FriskyHenderson Sun 25-Aug-13 08:26:46

Do everything the night before: bags ready, lunches made, breakfast table set, clothes out.

Then all you have to do is feed and dress DC.

I'd give twins a feed to finish before 7am. Then have a shower and get yourself dressed.
7.15 Get DC1&2 up and dressed.
7.30: breakfast.
8am back upstairs for teeth face hair and if you have time dress/change the twins.
8.30 ready to go.

FriskyHenderson Sun 25-Aug-13 08:32:59

Just remember the priority is DC1 at school with right stuff at right time. Anything else is a bonus. So if you are in PJs feeding twins in car outside school at 8.50 when the bells goes, that's great grin

FootOfOurStairs Sun 25-Aug-13 08:36:27

Could you ask around and see if any uni students are around and could help? Lots of students don't go back til end of Sept and an extra pair of hands sounds needed!

DrownedGirl Sun 25-Aug-13 08:39:04

Have fruit to hand to grab and something like the individually wrapped brioche with a long life that you can grab to eat in the car if necessary ( them and you!)

I found fleece ponchos for my twins or fleece sleeping bag sort of things were great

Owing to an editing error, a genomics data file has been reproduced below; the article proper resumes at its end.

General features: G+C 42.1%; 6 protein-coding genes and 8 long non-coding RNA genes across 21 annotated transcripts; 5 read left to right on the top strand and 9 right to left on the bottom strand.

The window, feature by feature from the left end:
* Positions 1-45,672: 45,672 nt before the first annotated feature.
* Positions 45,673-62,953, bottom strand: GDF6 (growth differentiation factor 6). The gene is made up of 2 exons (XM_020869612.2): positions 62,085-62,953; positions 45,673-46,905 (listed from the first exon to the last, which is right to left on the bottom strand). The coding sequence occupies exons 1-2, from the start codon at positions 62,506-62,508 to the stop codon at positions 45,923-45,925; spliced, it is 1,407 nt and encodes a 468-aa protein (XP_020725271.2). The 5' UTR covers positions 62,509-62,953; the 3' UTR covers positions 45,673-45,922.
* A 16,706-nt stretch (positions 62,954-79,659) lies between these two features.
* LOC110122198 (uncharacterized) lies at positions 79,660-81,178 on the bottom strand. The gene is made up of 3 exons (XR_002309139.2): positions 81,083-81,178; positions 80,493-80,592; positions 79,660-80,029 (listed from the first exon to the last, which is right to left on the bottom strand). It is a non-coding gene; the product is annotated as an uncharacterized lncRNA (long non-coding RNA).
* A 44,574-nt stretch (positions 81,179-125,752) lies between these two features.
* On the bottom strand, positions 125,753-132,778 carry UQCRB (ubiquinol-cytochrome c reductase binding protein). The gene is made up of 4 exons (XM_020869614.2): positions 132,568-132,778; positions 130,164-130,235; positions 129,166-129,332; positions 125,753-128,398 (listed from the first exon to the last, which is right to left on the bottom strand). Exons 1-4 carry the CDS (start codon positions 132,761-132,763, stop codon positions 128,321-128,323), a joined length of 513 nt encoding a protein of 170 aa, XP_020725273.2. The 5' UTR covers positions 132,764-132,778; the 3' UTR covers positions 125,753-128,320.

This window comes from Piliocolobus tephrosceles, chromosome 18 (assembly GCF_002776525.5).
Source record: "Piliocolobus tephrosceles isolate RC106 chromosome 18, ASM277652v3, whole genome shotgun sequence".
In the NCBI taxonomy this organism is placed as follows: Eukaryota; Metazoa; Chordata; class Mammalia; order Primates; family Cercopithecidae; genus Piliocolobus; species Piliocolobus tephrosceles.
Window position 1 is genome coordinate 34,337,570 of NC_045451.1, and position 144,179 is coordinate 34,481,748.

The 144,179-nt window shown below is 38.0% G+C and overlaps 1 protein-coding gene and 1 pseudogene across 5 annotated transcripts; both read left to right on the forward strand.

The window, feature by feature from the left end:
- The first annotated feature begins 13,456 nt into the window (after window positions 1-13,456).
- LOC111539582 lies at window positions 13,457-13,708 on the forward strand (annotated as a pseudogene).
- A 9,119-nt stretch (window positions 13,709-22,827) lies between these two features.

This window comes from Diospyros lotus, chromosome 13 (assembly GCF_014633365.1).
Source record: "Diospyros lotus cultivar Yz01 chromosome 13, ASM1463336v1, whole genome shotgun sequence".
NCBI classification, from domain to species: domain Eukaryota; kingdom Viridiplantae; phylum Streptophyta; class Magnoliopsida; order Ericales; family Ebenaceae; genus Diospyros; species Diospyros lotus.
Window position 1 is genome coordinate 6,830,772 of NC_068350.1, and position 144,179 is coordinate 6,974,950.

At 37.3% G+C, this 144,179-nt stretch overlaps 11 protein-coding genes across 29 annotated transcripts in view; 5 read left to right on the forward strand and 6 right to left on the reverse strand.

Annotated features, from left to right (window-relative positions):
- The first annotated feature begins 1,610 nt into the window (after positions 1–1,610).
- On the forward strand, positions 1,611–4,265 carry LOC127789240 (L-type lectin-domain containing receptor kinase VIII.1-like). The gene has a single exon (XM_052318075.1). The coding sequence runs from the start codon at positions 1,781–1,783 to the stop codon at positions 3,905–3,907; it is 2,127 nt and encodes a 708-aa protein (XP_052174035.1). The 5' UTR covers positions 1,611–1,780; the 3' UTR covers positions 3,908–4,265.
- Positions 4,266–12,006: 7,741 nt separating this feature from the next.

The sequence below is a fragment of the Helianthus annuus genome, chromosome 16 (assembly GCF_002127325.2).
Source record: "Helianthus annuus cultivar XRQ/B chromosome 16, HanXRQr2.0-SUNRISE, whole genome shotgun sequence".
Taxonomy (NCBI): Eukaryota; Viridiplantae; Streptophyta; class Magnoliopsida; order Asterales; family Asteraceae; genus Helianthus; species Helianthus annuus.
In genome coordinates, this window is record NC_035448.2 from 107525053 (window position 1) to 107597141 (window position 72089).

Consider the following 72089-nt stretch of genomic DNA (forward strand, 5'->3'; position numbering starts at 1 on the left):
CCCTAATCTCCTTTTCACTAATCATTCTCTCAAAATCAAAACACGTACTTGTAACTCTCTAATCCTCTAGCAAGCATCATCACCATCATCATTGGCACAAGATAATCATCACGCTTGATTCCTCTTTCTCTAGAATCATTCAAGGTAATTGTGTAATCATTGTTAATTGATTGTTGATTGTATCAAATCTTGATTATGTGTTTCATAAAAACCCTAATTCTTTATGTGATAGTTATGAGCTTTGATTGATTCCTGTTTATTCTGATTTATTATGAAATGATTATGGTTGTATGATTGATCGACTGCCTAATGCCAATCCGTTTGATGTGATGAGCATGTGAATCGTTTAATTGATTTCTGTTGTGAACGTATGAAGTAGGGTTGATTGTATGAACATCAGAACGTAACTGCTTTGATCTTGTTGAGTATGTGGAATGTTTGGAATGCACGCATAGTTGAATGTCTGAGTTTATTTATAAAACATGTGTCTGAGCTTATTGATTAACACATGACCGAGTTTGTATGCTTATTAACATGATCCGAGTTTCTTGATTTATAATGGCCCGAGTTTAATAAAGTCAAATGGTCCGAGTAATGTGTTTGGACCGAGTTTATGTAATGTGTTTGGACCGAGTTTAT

Maybe have your own shower at night for a while

Get an insulated cup so you can chuck your half drunk cup of tea or coffee in and take along with you

Make sure all shoes are put away after school
Each day!

Haribojoe Sun 25-Aug-13 08:40:35

Once everyone is settled at night I put out everyone's clothes for the next day. Pack bag for nursery/school and do lunches etc.

I used to feed the baby before the others got up (mine tended to wake around 6 or so for a feed).

Others up, clean teeth, dress and then downstairs for breakfast.

Also once baby had fed/was happy I used to load them into their car seat/pushchair so they were ready to go.

After breakfast mine are allowed TV once they are fully dressed including coats, bags and shoes.

Most morning this then gave me 10 minutes or so to nip upstairs and have a wash/shower and get dressed.

Can't believe I used to do all that, feel tired just reading it wink

FourGates Sun 25-Aug-13 08:49:26

Message withdrawn at poster's request.

Four4me Sun 25-Aug-13 21:27:55

As everyone has said the night before:
-everything that dc 1&2 will need for drop off by door/in car/on buggy.
-Breakfast pots/cutlery ready.
-Uniform ready in piles. Shoes by door.

Depending on when the babies will need feeding, fit in getting dc1&2 dressed, fed and washed. As each baby is fed and changed (not dressed) get them in position to go either in car seat or buggy (I actually found walking to school easier than using the car as the little ones and buggy didn't need lifting in and out of the car).